# Difference between revisions of "Numeric Haskell: A Repa Tutorial"

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Repa is a Haskell library for high performance, regular, multi-dimensional parallel arrays. All numeric data is stored unboxed. Functions written with the Repa combinators are automatically parallel provided you supply "+RTS -N" on the command line when running the program.

This document provides a tutorial on array programming in Haskell using the repa package.

Note: a companion tutorial to this is provided in vector tutorial.

# Quick Tour

Repa (REgular PArallel arrays) is an advanced, multi-dimensional parallel arrays library for Haskell, with a number of distinct capabilities:

• The arrays are "regular" (i.e. dense and rectangular); and
• Functions may be written that are polymorphic in the shape of the array;
• Many operations on arrays are accomplished by changing only the shape of the array (without copying elements);
• The library will automatically parallelize operations over arrays.

This is a quick start guide for the package. For further information, consult:

## Importing the library

Download the `repa` package:

```  \$ cabal install repa
```

and import it qualified:

```  import qualified Data.Array.Repa as R
```

The library needs to be imported qualified as it shares the same function names as list operations in the Prelude.

Note: Operations that involve writing new index types for Repa arrays will require the '-XTypeOperators' language extension.

For non-core functionality, a number of related packages are available:

```* repa-bytestring
* repa-io
* repa-algorithms
```

and example algorithms in:

```* repa-examples
```

## Index types and shapes

Before we can get started manipulating arrays, we need a grasp of repa's notion of array shape. Much like the classic 'array' library in Haskell, repa-based arrays are parameterized via a type which determines the dimension of the array, and the type of its index. However, while classic arrays take tuples to represent multiple dimensions, Repa arrays use a richer type language for array indices and shapes.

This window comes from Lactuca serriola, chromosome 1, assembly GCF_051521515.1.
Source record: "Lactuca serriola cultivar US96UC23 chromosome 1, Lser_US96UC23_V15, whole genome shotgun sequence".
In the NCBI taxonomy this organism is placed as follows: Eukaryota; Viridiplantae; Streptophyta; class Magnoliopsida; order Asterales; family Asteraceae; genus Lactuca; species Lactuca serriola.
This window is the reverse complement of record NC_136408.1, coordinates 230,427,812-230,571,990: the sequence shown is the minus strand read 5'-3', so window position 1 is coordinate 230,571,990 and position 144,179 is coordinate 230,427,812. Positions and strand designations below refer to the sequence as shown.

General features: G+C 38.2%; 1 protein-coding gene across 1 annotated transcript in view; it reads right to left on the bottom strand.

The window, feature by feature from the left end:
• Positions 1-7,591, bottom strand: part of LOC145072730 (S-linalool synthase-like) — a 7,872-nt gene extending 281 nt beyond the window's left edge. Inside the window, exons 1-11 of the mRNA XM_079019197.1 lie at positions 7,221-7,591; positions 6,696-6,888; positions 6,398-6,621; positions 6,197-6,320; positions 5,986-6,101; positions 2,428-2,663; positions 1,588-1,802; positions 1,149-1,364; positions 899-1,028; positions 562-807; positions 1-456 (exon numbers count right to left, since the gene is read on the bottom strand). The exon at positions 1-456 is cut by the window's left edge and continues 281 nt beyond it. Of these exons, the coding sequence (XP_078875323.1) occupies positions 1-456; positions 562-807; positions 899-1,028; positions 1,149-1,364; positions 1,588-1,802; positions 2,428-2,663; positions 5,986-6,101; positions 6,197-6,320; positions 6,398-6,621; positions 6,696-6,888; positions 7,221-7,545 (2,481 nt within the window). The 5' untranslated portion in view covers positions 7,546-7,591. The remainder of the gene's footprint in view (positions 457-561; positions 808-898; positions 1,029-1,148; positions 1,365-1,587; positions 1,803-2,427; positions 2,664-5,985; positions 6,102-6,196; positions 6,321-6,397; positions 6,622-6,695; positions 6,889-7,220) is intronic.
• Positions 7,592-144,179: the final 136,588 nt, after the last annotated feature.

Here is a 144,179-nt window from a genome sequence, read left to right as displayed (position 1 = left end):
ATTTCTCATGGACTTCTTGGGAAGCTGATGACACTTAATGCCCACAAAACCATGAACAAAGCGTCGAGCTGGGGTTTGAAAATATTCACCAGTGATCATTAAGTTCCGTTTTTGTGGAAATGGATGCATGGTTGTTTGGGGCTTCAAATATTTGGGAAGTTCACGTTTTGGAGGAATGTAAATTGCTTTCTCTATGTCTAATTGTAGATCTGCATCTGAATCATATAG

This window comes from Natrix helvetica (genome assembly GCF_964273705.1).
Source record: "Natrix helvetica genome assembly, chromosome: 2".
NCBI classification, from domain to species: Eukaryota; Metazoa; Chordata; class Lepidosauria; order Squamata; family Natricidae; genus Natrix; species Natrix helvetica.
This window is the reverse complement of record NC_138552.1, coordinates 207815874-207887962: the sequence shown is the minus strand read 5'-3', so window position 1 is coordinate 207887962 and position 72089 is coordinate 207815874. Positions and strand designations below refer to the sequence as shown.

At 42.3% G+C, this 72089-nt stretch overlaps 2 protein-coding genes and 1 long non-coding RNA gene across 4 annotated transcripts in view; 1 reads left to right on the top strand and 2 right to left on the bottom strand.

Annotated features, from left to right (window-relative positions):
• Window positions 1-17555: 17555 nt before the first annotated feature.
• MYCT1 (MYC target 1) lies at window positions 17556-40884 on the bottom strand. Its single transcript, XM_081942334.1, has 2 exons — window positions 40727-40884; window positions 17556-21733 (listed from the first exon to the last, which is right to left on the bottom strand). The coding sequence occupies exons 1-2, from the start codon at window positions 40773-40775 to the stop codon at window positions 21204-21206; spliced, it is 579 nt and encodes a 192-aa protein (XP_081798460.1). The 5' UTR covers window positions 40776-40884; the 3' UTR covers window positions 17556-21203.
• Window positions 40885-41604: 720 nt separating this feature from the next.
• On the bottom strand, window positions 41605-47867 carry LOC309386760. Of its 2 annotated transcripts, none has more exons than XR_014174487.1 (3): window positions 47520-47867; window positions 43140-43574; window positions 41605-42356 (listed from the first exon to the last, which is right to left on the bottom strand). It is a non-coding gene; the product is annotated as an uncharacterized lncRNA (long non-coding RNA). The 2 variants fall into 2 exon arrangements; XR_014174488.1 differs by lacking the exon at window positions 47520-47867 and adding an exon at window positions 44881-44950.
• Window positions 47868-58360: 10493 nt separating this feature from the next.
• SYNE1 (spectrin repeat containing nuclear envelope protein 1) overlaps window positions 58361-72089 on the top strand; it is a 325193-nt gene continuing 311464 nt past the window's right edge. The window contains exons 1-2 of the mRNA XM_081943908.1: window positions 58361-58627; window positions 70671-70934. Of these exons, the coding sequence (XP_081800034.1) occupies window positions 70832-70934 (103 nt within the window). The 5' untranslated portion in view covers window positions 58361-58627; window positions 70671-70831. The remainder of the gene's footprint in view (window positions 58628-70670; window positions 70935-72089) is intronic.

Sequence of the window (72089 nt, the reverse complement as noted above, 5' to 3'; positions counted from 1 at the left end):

Index types consist of two parts:

• a dimension component; and
• an index type

The most common dimensions are given by the shorthand names:

```   type DIM0 = Z
type DIM1 = DIM0 :. Int
type DIM2 = DIM1 :. Int
type DIM3 = DIM2 :. Int
type DIM4 = DIM3 :. Int
type DIM5 = DIM4 :. Int
```

thus,

```   Array DIM2 Double
```

is a two-dimensional array of doubles, indexed via `Int` keys, while

```   Array Z Double
```

is a zero-dimension object (i.e. a point) holding a Double.

Many operations over arrays are polymorphic in the shape / dimension component. Others require operating on the shape itself, rather than the array. A typeclass, `Shape`, lets us operate uniformally over arrays with different shape.

## Shapes

To build values of `shape` type, we can use the `Z` and `:.` constructors:

```   > Z         -- the zero-dimension
Z
```

For arrays of non-zero dimension, we must give a size. A common error is to leave off the type of the size,

```   > :t Z :. 10
Z :. 10 :: Num head => Z :. head
```

For arrays of non-zero dimension, we must give a size. A common error is to leave off the type of the size,

```   > :t Z :. 10
Z :. 10 :: Num head => Z :. head
```

leading to annoying type errors about unresolved instances, such as:

```   No instance for (Shape (Z :. head0))
```

To select the correct instance, you will need to annotate the size literals with their concrete type:

```   > :t Z :. (10 :: Int)
Z :. (10 :: Int) :: Z :. Int
```

is the shape of 1D arrays of length 10, indexed via Ints.

Given an array, you can always find its shape by calling `extent`.

## Generating arrays

New repa arrays ("arrays" from here on) can be generated in many ways:

```   \$ ghci
GHCi, version 7.0.3: http://www.haskell.org/ghc/  :? for help
Loading package ghc-prim ... linking ... done.
Loading package integer-gmp ... linking ... done.
Loading package base ... linking ... done.
Loading package ffi-1.0 ... linking ... done.
Prelude> :m + Data.Array.Repa
```

They may be constructed from lists:

A one dimensional array of length 10, here, given the shape `(Z :. 10)`:

```   > let x = fromList (Z :. (10::Int)) [1..10]
> x
[1.0,2.0,3.0,4.0,5.0,6.0,7.0,8.0,9.0,10.0]
```

The type of `x` is inferred as:

```   > :t x
x :: Array (Z :. Int) Double
```

which we can read as "an array of dimension 1, indexed via Int keys, holding elements of type Double"

We could also have written the type as:

```   x :: Array DIM1 Double
```

The same data may also be treated as a two dimensional array:

```   > let x = fromList (Z :. (5::Int) :. (2::Int)) [1..10]
> x
[1.0,2.0,3.0,4.0,5.0,6.0,7.0,8.0,9.0,10.0]
```

which would have the type:

```   x :: Array ((Z :. Int) :. Int) Double
```

or

```   x :: Array DIM2 Double
```

### Building arrays from vectors